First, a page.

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Video: Women Leaders Talk Pay Equity, Career Moves at Women’s Leadership Event

4 min read

“Each of us, no matter where we are in our organization, we all have a space. … I encourage you to step in and own all of that space and you will grow professionally and develop from that and your organization will as well,” Jean Block told professional women in central Arkansas last week. 

Block, chief legal officer at Little Rock Water Reclamation Authority, was one of three panelists for the “Navigating the Boardroom & Beyond” discussion held virtually as part of the Women’s Leadership Symposium. The online symposium was hosted by Little Rock Soirée magazine.

Kristi Crum, COO of Rock Dental Brands, and Laura Landreaux, president and CEO of Entergy Arkansas were also on the panel, moderated by Lori Burrows, vice president and general counsel for Arkansas Electric Cooperative Corp. and Arkansas Electric Cooperatives Inc.

Topics ranged from career transitions and “imposter syndrome” to pay equity, work-life balance and diversity. 

Crum spoke about how spending 19 years in telecom, in 13 different jobs with 14 different supervisors, prepared her to enter the dental services industry a year and a half ago. 

“I’ve lived in the uncomfortable. I’ve lived in that change for 19 years, so making a change of that nature was something, I think, I was prepared for,” Crum said. “It’s a great thing to step out of your comfort zone and step into the unknown. It will take you places, and I always encourage it.”

Landreaux said others urged her to step out of her comfort zone, and that’s what led her to her current position atop the state’s biggest utility.

Complete Video of the Panel

Program begins at the 14 min. 30 sec. mark

Landreaux also described “imposter syndrome” — a feeling of self-doubt that can cause women to question why anyone would listen to them, whether they deserve a promotion or whether they have worked hard enough to earn a seat at the table.

“I think we all have it. I think women, inherently, judge their performance worse than it actually is objectively,” she said. “But, when I think about what it does for us, my advice to everyone is to embrace it. Embrace that feeling because, if you run with it, think about where it can take you. It makes us over prepare. It makes us ask more questions. It makes us dig deeper into an issue than what we would otherwise just see on the surface. And, as a result of that, we perform better. We learn to handle stress better.”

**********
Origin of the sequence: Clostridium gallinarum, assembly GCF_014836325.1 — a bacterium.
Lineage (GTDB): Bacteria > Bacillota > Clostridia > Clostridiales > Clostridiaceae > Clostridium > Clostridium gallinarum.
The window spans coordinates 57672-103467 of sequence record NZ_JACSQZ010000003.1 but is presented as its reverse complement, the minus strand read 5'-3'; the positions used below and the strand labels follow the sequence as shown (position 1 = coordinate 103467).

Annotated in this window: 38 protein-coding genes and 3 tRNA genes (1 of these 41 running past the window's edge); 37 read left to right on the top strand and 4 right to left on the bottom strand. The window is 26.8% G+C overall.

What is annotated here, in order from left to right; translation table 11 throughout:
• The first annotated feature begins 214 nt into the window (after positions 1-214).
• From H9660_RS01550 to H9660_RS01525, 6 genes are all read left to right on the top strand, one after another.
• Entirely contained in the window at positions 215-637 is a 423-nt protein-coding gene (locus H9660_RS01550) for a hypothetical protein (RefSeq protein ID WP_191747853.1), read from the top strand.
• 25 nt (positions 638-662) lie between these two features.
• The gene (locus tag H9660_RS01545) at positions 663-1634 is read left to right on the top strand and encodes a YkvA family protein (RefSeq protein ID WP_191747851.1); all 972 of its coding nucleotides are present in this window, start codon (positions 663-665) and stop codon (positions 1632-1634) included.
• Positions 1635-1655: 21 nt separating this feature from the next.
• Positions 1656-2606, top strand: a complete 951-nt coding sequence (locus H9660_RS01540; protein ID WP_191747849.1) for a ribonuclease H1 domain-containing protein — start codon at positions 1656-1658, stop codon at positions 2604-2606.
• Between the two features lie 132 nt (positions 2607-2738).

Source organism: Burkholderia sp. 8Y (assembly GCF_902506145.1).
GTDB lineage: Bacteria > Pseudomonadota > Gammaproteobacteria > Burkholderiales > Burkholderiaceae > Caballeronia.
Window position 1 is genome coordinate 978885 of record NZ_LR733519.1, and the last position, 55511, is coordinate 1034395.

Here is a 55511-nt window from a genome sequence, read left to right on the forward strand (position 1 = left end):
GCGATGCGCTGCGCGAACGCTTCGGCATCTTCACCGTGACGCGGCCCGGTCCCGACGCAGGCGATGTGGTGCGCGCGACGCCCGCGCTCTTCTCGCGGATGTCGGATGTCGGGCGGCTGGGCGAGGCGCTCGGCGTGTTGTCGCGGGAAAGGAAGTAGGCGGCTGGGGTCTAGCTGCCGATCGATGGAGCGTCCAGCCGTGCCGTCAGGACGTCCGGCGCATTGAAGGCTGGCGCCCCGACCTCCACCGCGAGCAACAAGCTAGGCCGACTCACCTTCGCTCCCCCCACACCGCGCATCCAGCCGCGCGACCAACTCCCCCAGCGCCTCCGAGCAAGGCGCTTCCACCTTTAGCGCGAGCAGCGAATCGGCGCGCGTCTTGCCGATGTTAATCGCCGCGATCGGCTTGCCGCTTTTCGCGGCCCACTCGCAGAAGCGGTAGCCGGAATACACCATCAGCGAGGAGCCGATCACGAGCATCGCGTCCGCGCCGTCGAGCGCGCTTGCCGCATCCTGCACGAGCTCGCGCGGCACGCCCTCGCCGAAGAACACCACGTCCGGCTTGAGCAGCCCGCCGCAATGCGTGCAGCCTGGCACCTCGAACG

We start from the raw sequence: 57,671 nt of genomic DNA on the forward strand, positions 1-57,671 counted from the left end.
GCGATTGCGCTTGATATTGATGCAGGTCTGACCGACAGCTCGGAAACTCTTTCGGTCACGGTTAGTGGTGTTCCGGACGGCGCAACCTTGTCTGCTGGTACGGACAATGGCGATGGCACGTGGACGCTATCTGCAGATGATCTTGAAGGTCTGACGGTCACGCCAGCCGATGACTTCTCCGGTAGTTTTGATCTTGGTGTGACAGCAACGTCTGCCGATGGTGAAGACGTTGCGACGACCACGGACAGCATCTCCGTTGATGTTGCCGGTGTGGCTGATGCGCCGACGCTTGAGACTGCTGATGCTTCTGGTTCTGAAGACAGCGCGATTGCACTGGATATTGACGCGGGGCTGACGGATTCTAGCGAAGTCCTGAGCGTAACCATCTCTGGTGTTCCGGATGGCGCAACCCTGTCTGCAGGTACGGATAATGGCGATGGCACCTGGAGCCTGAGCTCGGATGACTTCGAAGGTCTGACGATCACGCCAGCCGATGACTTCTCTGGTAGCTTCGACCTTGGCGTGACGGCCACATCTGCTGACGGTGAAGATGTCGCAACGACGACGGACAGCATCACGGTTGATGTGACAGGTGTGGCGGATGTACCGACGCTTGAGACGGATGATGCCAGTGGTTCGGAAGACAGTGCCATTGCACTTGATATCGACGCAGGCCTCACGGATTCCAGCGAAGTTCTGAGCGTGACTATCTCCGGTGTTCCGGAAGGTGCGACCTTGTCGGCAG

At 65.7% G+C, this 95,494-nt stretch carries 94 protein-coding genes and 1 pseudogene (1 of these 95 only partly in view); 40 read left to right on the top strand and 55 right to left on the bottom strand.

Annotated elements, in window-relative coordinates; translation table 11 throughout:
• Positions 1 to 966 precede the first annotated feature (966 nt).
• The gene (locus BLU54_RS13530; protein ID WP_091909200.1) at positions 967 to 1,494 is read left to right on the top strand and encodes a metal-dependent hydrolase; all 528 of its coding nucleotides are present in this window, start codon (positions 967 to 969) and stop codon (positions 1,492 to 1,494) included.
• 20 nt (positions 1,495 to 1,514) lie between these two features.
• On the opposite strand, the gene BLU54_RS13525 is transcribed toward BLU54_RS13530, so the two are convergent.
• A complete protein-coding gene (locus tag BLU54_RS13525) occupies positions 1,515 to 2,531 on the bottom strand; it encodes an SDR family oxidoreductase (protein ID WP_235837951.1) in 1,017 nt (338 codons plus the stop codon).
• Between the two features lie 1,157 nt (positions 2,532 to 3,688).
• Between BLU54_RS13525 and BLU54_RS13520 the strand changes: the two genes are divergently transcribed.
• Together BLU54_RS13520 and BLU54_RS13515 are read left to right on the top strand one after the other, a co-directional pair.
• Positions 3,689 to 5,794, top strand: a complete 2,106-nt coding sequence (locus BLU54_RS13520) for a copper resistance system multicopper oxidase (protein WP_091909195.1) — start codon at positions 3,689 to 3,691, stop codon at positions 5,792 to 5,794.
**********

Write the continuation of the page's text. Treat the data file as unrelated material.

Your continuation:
In a poll taken during the panel discussion, audience members said by an 81% to 19% margin that they believe work-life balance exists. Crum said that “one of the best tips that I’ve ever been given is to set the expectations right at work and at home” and then hold yourself accountable. 

For example, Crum promised her twin boys that she would attend their football games and told her office that she would be doing that. Crum even wears what she’ll wear to the game to the office on the day of to hold herself to that obligation.

Landreaux said she doesn’t believe work-life balance exists but the important thing for women to do is deal with guilt in a healthy way. That guilt comes from making choices they have to make that may result in them not being who they want to be at home, at work and for themselves, she said.

In another poll, the audience members said by a 71% to 29% margin that they had negotiated salary or benefits when accepting a job.

Block described receiving a job offer with a salary that was “drastically lower than what it should be.” She countered the offer with a salary that was $40,000 higher and also negotiated a few benefits. After a few rounds of negotiations, she got her benefit changes and a salary that was $15,000 higher than what she was first offered.

“I encourage women to really shake off the discomfort. I recognize it. It is something of discomfort, something we’re not used to doing,” she said. “But I really think not doing so leaves money on the table.”

Block said she’s been a hiring manager and expects and prepares for counter-proposals when offering jobs.

She added that companies should be asking questions about diversity and inclusion within their ranks. 

“I think, unequivocally, without reservation, yes, these are conversations that need to be had, meaningfully with action taken and not just at this time, frankly,” Block said.

All three women said their companies are focused on addressing diversity and inclusion issues and stressed the importance of taking actions like offering unconscious bias training, listening to different voices and changing a company’s recruitment practices to broaden its job candidate pool.

Burrows, the moderator, added that having a diverse workforce to service diverse customers benefits an organization’s bottom line.

“The low-hanging fruit, for all of us, is looking at our supervisor base,” Block said. “Is it all the same? Looking at the people that we are sending, or submitting, for 40 Under 40 and 30 Under 30 lists or Leadership Greater Little Rock participation. Looking at who is in our leadership development programs. Looking at who is in the pipeline for succession planning and promotions, etcetera. Across the board .. Is it homogenous?” 

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